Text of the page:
Following the abdication of Queen Margrethe II, her son - Crown Prince Frederik - has ascended the throne as Denmark’s new monarch. His wife Crown Princess Mary has officially become Denmark’s newest queen - making her the first Australian-born queen of a European monarchy.
Queen Margrethe II of Denmark shockingly announced her abdication in her traditional New Year’s Eve speech earlier this month. In the televised speech, she explained that her decision came after back surgery she underwent in February 2023. Her eldest son succeeded the throne on 14 January - 52 years to the day she became queen following the death of her father, King Frederik IX, in 1972.
The King of Denmark, whose full name is Frederik André Henrik Christian, has been married to his wife since 2004. They share four children together: Crown Prince Christian, 18, Princess Isabella, 16, and 13-year-old twins Prince Vincent and Princess Josephine.
Prior to their relationship, Queen Mary led a successful career outside of the monarchy. Ever since her chance encounter with King Frederik at a pub, she has become a vocal advocate for several social issues - including taking part in anti-bullying campaigns, advocating for immigrants, and voicing her support for LGBTQ+ rights.
Not only has the new queen worked with many charities and organisations, but she’s also been recognised numerous times as one of the world’s most fashionable people.
Here’s everything to know about Mary, Crown Princess of Denmark
Mary, Queen of Denmark was born Mary Elizabeth Donaldson on 5 February 1972 at Queen Alexandra Hospital in Battery Point, Hobart - the capital city of Tasmania. She is the youngest of four children to Scottish parents, Henrietta (née Horne) and John Dalgleish Donaldson. Her mother served as an executive assistant to the vice-chancellor of the University of Tasmania, while her father was a mathematics professor. Henrietta died in November 1997 following complications from heart surgery. In 2001, her father married British author and novelist Susan Elizabeth Donaldson (née Horwood).
At two years old, Mary’s family moved from Australia to Texas when her father began working as a professor of applied mathematics at NASA’s Lyndon B Johnson Space Centre in Houston. She then moved back to Tasmania where she continued her primary education and secondary schooling. From 1990 to 1994, Mary was a student at the University of Tasmania, where she graduated with a combined Bachelor of Commerce and Bachelor of Laws degree. She then enrolled in a graduate programme and completed her certificates in advertising from the Advertising Federation of Australia and direct marketing from the Australian Direct Marketing Association.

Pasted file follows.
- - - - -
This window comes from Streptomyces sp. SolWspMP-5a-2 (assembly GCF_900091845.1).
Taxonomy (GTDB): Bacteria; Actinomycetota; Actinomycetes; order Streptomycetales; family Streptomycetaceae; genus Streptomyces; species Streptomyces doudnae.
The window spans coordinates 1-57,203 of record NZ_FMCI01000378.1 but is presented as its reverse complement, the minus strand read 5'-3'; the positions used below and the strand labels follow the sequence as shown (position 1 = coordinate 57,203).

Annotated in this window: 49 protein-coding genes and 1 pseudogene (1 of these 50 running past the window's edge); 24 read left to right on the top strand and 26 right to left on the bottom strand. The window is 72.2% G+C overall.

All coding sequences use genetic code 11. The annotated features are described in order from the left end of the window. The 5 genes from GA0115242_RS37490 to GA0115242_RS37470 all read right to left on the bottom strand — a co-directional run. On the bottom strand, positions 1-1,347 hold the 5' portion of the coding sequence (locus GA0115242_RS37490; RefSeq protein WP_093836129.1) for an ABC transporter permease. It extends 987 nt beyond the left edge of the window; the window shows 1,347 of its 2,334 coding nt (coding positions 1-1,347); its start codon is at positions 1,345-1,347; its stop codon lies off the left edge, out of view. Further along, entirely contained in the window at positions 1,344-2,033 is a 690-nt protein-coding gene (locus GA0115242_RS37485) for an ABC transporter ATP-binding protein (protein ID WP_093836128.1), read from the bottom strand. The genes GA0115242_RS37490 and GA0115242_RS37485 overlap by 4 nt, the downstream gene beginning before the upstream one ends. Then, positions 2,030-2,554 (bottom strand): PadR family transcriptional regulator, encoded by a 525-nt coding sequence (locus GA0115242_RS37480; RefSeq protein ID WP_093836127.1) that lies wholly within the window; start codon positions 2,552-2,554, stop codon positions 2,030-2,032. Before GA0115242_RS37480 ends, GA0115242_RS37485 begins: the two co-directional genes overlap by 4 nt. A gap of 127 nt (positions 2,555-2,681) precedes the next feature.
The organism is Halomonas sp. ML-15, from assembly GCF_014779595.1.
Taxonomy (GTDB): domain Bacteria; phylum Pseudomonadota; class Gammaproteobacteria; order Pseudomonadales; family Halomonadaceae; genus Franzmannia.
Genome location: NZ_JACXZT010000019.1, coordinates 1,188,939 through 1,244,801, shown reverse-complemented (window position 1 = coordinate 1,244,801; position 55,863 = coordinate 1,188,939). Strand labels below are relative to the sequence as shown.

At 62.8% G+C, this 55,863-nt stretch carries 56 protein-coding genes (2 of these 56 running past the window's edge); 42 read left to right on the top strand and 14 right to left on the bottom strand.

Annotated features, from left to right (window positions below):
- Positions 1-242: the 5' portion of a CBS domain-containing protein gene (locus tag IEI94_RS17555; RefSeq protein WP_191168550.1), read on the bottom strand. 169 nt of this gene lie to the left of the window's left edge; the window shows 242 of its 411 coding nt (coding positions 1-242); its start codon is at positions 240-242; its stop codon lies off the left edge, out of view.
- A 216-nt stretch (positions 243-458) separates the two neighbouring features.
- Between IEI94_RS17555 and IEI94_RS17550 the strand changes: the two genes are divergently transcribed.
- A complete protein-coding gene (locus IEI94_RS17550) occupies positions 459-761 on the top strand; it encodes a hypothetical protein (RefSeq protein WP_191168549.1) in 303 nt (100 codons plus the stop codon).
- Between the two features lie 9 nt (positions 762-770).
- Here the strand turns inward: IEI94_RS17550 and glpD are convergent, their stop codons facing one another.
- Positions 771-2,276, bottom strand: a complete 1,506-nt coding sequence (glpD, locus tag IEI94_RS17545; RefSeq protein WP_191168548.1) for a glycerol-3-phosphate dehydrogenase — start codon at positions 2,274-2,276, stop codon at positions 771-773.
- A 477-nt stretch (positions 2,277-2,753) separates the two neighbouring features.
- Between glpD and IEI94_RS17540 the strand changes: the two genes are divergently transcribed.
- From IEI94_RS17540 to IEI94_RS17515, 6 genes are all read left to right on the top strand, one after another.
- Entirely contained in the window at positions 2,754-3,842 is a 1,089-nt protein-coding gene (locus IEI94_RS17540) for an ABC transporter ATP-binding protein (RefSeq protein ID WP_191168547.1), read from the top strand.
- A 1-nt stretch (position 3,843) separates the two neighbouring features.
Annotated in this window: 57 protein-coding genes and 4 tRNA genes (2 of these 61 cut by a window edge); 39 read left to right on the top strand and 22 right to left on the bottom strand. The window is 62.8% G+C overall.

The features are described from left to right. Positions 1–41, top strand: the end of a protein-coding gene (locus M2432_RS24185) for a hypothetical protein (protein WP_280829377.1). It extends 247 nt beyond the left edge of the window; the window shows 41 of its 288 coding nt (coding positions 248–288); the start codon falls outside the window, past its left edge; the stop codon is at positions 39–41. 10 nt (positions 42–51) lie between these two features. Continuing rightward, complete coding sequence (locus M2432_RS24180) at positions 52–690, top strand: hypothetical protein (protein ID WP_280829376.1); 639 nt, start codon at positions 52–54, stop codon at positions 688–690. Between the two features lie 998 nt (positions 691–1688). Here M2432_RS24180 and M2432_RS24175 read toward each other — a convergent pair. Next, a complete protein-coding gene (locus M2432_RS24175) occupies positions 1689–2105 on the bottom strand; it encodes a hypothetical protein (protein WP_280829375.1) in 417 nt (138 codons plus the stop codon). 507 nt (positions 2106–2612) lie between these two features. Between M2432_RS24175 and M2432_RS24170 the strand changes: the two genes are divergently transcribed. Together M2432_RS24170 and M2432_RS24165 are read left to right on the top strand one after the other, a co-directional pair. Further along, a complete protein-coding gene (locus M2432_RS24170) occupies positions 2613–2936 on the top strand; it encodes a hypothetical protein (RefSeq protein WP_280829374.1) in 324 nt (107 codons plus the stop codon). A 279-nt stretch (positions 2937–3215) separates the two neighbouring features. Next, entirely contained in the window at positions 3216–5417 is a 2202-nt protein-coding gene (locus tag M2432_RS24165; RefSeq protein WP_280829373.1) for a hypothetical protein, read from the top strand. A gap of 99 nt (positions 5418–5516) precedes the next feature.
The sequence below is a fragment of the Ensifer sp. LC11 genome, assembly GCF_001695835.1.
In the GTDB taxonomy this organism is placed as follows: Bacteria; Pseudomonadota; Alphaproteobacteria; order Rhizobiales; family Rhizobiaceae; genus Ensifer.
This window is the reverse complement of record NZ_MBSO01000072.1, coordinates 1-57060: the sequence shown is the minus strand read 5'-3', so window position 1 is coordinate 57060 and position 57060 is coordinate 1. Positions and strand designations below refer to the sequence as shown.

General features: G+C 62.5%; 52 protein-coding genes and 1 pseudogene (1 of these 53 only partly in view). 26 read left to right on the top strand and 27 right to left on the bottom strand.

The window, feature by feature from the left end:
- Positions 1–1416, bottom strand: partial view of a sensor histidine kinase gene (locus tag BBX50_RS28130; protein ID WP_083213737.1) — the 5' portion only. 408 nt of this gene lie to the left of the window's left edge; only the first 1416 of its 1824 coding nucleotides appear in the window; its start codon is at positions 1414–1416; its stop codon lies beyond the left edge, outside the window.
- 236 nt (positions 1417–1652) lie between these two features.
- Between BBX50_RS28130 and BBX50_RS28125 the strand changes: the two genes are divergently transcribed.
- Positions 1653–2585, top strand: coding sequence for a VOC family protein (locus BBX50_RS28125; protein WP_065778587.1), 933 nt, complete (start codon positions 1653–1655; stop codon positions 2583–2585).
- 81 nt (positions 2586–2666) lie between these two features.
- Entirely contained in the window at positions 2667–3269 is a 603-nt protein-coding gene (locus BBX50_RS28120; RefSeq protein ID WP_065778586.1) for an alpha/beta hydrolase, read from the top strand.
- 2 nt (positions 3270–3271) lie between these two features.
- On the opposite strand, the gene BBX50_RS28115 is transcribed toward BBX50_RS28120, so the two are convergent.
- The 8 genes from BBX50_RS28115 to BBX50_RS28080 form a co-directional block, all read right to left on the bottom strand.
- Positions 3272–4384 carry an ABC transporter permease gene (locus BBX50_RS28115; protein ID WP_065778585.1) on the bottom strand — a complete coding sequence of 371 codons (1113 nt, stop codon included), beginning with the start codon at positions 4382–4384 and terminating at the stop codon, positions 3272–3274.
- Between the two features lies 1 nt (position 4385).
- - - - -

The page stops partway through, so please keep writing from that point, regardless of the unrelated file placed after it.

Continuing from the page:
Following her education, Mary embarked on a career in advertising and worked for several Australian and global advertising agencies. In Melbourne, she was promoted from trainee to account executive at DDB Needham - a worldwide marketing communications network. After her mother’s death, she relocated to Edinburgh, Scotland, and began working as an account manager with Rapp Collins Worldwide. However, soon after she moved back to Australia and worked multiple jobs as an account director.
The King and Queen of Denmark first met in 2000. They came across each other at the Slip Inn in Sydney, where Frederik was visiting with his brother - Prince Joachim - and other members of European nobility during the 2000 Summer Olympics. At the time, Mary was working at real estate firm Belle Property as a sales director.
The pair were reportedly introduced through a mutual friend; Prince Felipe of Spain, who was travelling with then-Crown Prince Frederik, and who knew the sister of Mary’s flatmate. Frederik and Mary felt an instant connection and began a long distance relationship shortly after first meeting, with Frederik making discreet visits to Australia. The couple were able to keep their relationship out of the spotlight, until Danish weekly magazine Billed Bladet named Mary as Frederik’s girlfriend.